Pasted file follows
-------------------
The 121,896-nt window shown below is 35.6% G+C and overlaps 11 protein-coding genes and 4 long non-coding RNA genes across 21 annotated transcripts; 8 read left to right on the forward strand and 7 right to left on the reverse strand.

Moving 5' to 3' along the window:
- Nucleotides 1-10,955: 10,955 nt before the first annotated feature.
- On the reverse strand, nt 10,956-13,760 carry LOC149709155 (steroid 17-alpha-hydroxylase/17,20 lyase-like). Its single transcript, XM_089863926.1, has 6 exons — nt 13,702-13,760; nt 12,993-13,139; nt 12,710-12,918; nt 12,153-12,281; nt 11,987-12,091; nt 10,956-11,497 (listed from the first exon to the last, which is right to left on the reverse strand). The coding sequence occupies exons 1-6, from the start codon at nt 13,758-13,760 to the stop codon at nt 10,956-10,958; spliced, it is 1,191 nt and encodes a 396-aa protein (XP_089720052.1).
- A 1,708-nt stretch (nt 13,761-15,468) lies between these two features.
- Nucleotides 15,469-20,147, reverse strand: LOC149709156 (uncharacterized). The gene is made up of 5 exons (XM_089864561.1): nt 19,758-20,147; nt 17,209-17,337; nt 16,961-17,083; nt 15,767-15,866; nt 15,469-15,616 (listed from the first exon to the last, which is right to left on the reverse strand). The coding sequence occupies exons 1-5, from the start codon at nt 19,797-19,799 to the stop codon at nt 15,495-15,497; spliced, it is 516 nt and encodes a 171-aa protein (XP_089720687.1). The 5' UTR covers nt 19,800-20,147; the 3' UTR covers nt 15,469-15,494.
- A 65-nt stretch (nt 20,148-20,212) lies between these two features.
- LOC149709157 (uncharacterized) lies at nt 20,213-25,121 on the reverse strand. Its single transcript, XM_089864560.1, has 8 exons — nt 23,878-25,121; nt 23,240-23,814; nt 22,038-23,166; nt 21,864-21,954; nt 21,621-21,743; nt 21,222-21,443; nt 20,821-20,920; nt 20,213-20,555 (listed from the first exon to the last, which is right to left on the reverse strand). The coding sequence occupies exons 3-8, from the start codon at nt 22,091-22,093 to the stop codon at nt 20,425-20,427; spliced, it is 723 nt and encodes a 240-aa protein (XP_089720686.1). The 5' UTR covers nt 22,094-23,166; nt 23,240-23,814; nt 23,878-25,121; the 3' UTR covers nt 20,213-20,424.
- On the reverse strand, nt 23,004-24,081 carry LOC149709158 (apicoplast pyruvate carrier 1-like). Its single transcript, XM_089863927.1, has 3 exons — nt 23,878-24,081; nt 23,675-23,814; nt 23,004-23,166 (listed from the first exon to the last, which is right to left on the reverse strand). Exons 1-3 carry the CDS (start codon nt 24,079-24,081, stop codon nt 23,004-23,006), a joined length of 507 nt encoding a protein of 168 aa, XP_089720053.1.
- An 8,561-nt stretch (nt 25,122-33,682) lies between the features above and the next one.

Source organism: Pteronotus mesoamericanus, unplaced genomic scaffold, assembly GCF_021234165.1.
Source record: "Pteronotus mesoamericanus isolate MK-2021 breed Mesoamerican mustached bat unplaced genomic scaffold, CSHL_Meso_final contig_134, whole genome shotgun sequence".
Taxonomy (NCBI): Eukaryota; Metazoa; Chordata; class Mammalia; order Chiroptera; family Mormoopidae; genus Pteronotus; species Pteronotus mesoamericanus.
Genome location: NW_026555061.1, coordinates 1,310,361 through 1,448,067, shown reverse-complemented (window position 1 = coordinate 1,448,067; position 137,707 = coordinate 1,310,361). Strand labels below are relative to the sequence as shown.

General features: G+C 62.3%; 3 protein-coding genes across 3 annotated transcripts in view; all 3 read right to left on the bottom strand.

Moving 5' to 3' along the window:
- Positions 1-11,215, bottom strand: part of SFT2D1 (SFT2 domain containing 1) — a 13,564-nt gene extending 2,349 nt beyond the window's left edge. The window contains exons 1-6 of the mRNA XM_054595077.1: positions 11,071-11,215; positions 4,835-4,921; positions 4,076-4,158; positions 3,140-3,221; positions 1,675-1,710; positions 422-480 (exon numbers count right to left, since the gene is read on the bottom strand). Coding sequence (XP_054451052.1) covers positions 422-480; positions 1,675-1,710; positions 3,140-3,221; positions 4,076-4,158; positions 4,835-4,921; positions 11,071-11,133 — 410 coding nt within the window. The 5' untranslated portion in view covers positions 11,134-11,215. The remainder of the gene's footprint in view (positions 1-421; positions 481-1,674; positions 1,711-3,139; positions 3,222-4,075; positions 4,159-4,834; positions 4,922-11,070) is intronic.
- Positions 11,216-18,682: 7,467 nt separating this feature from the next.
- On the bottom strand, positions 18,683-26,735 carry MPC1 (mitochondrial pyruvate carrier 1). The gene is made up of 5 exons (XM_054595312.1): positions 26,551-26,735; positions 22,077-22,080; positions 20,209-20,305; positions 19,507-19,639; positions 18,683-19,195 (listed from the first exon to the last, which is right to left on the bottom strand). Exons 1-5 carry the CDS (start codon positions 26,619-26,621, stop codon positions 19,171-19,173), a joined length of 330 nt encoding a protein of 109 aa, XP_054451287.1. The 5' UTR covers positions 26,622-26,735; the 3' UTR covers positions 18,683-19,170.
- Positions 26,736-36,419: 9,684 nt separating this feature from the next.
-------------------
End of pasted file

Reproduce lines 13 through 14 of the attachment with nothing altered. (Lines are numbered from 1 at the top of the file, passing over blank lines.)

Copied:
Taxonomy (NCBI): Eukaryota; Metazoa; Chordata; class Mammalia; order Chiroptera; family Mormoopidae; genus Pteronotus; species Pteronotus mesoamericanus.
Genome location: NW_026555061.1, coordinates 1,310,361 through 1,448,067, shown reverse-complemented (window position 1 = coordinate 1,448,067; position 137,707 = coordinate 1,310,361). Strand labels below are relative to the sequence as shown.